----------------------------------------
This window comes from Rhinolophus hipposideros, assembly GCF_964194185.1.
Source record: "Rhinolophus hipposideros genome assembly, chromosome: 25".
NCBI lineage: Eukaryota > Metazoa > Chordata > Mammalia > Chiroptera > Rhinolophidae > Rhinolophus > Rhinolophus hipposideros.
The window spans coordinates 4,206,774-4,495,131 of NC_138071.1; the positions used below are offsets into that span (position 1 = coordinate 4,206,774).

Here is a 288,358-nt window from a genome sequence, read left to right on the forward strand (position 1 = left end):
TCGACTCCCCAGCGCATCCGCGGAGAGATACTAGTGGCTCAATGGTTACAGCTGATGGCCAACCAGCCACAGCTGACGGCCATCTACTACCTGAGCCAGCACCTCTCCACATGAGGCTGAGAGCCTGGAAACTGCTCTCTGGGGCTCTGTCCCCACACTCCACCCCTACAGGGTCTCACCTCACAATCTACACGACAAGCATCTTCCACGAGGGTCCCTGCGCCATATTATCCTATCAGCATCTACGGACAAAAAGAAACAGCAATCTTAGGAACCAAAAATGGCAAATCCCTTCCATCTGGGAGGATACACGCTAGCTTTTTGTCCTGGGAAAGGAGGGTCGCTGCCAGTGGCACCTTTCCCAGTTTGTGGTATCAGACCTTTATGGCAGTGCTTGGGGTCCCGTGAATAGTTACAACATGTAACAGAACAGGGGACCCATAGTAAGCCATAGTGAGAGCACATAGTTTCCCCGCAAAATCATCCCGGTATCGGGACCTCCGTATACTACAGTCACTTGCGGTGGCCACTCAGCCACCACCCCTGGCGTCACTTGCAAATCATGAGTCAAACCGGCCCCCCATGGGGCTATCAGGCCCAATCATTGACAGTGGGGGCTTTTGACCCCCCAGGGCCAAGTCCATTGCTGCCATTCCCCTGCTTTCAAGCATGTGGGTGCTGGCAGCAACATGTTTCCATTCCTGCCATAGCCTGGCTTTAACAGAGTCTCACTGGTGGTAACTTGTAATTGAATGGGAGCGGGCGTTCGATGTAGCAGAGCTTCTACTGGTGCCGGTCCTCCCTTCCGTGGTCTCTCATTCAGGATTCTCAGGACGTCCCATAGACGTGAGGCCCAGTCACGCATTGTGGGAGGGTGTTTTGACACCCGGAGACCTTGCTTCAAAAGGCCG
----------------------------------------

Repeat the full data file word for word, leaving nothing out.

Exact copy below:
This window comes from Rhinolophus hipposideros, assembly GCF_964194185.1.
Source record: "Rhinolophus hipposideros genome assembly, chromosome: 25".
NCBI lineage: Eukaryota > Metazoa > Chordata > Mammalia > Chiroptera > Rhinolophidae > Rhinolophus > Rhinolophus hipposideros.
The window spans coordinates 4,206,774-4,495,131 of NC_138071.1; the positions used below are offsets into that span (position 1 = coordinate 4,206,774).

Here is a 288,358-nt window from a genome sequence, read left to right on the forward strand (position 1 = left end):
TCGACTCCCCAGCGCATCCGCGGAGAGATACTAGTGGCTCAATGGTTACAGCTGATGGCCAACCAGCCACAGCTGACGGCCATCTACTACCTGAGCCAGCACCTCTCCACATGAGGCTGAGAGCCTGGAAACTGCTCTCTGGGGCTCTGTCCCCACACTCCACCCCTACAGGGTCTCACCTCACAATCTACACGACAAGCATCTTCCACGAGGGTCCCTGCGCCATATTATCCTATCAGCATCTACGGACAAAAAGAAACAGCAATCTTAGGAACCAAAAATGGCAAATCCCTTCCATCTGGGAGGATACACGCTAGCTTTTTGTCCTGGGAAAGGAGGGTCGCTGCCAGTGGCACCTTTCCCAGTTTGTGGTATCAGACCTTTATGGCAGTGCTTGGGGTCCCGTGAATAGTTACAACATGTAACAGAACAGGGGACCCATAGTAAGCCATAGTGAGAGCACATAGTTTCCCCGCAAAATCATCCCGGTATCGGGACCTCCGTATACTACAGTCACTTGCGGTGGCCACTCAGCCACCACCCCTGGCGTCACTTGCAAATCATGAGTCAAACCGGCCCCCCATGGGGCTATCAGGCCCAATCATTGACAGTGGGGGCTTTTGACCCCCCAGGGCCAAGTCCATTGCTGCCATTCCCCTGCTTTCAAGCATGTGGGTGCTGGCAGCAACATGTTTCCATTCCTGCCATAGCCTGGCTTTAACAGAGTCTCACTGGTGGTAACTTGTAATTGAATGGGAGCGGGCGTTCGATGTAGCAGAGCTTCTACTGGTGCCGGTCCTCCCTTCCGTGGTCTCTCATTCAGGATTCTCAGGACGTCCCATAGACGTGAGGCCCAGTCACGCATTGTGGGAGGGTGTTTTGACACCCGGAGACCTTGCTTCAAAAGGCCG